|Splintered Light by Verlyn Flieger|
|Title:||Splintered Light; Logos and Language in Tolkien's World - Revised Edition|
|Published:||2002 by The Kent State University Press|
J. R. R. Tolkien is perhaps best known for The Hobbit and The Lord of the Rings, but it is in The Silmarillion that the true depth of his Middle-earth can be understood. The Silmarillion was written before, during, and after Tolkien wrote The Hobbit and The Lord of the Rings. A collection of stories, it provides information alluded to in Tolkien's better known works and, in doing so, turns The Lord of the Rings into much more than a sequel to The Hobbit, making it instead a continuation of the mythology of Middle-earth.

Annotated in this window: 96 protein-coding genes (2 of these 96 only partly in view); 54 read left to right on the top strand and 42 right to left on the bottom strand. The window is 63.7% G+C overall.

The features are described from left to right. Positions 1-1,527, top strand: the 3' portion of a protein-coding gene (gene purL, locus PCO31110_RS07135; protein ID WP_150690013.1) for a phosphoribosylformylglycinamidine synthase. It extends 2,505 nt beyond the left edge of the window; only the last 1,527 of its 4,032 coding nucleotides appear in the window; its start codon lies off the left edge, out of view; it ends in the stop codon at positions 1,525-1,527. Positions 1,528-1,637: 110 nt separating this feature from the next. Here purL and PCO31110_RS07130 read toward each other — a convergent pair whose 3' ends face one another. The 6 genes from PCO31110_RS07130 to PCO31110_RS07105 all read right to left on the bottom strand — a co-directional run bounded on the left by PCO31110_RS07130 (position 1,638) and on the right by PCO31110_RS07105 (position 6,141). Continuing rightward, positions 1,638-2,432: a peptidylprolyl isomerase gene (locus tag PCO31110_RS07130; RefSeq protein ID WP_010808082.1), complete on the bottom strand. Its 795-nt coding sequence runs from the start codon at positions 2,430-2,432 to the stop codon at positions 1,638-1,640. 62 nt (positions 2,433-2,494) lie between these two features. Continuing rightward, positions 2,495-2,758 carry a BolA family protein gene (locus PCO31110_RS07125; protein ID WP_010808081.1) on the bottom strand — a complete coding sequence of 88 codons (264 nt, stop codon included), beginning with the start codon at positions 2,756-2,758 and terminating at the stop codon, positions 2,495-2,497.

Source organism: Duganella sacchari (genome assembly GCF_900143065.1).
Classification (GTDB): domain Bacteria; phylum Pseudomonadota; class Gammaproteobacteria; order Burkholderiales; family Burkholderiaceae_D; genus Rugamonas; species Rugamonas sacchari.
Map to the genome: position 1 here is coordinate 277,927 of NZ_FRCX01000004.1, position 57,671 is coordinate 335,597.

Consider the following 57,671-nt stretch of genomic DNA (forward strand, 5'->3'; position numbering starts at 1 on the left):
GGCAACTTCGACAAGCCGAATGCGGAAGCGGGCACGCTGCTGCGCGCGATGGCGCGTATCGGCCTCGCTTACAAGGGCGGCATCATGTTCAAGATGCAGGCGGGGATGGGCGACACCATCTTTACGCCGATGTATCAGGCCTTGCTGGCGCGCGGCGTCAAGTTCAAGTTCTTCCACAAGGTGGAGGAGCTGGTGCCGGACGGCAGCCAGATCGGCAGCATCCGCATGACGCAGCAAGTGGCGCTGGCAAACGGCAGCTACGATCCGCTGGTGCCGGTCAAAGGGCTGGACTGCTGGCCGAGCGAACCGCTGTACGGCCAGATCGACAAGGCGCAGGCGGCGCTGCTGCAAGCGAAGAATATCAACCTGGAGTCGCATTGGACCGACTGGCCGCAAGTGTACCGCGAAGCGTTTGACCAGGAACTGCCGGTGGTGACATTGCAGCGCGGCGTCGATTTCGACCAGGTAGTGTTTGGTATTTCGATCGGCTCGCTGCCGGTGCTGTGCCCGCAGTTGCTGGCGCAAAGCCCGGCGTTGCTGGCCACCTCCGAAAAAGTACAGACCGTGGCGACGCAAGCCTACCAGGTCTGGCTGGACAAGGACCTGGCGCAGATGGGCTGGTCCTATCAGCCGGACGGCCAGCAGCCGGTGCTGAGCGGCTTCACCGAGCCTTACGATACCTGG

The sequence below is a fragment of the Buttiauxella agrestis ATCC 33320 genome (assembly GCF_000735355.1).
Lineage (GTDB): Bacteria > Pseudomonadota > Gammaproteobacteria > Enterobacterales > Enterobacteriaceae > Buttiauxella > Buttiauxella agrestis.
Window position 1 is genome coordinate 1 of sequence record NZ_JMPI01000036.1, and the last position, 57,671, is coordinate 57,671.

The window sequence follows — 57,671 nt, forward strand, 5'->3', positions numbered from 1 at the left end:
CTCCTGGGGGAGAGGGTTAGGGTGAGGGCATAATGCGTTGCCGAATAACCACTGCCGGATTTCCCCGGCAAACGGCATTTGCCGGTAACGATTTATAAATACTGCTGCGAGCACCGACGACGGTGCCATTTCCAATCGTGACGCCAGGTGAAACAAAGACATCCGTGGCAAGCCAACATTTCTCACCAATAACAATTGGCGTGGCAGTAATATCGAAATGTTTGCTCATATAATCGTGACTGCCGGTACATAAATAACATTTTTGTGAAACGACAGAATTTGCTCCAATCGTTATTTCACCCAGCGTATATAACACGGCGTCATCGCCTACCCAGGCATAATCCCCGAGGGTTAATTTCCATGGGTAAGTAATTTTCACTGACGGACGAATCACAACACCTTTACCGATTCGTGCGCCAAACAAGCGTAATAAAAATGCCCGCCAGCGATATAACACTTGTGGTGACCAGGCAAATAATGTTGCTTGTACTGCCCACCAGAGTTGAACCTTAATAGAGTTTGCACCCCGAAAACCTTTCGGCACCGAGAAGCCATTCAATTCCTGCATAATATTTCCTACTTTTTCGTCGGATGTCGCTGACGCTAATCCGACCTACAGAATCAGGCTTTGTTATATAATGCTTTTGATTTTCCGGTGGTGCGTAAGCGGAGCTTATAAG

Verlyn Flieger's expanded and updated edition of Splintered Light, a classic study of Tolkien's fiction first published in 1983, examines The Silmarillion and The Lord of the Rings in light of Owen Barfield's linguistic theory of the fragmentation of meaning. Flieger demonstrates Tolkien's use of Barfield's concept throughout his fiction, showing how his central image of primary light splintered and refracted acts as a metaphor for the languages, peoples, and history of Middle-earth.
Verlyn Flieger is professor of English at the University of Maryland at College Park. She is the author of A Question of Time: J.R.R. Tolkien's Road to Faėrie and co-editor with Carl Hostetter of Tolkiens Legendarium: Essays on the History of Middle-earth.
description from the back-cover of the book
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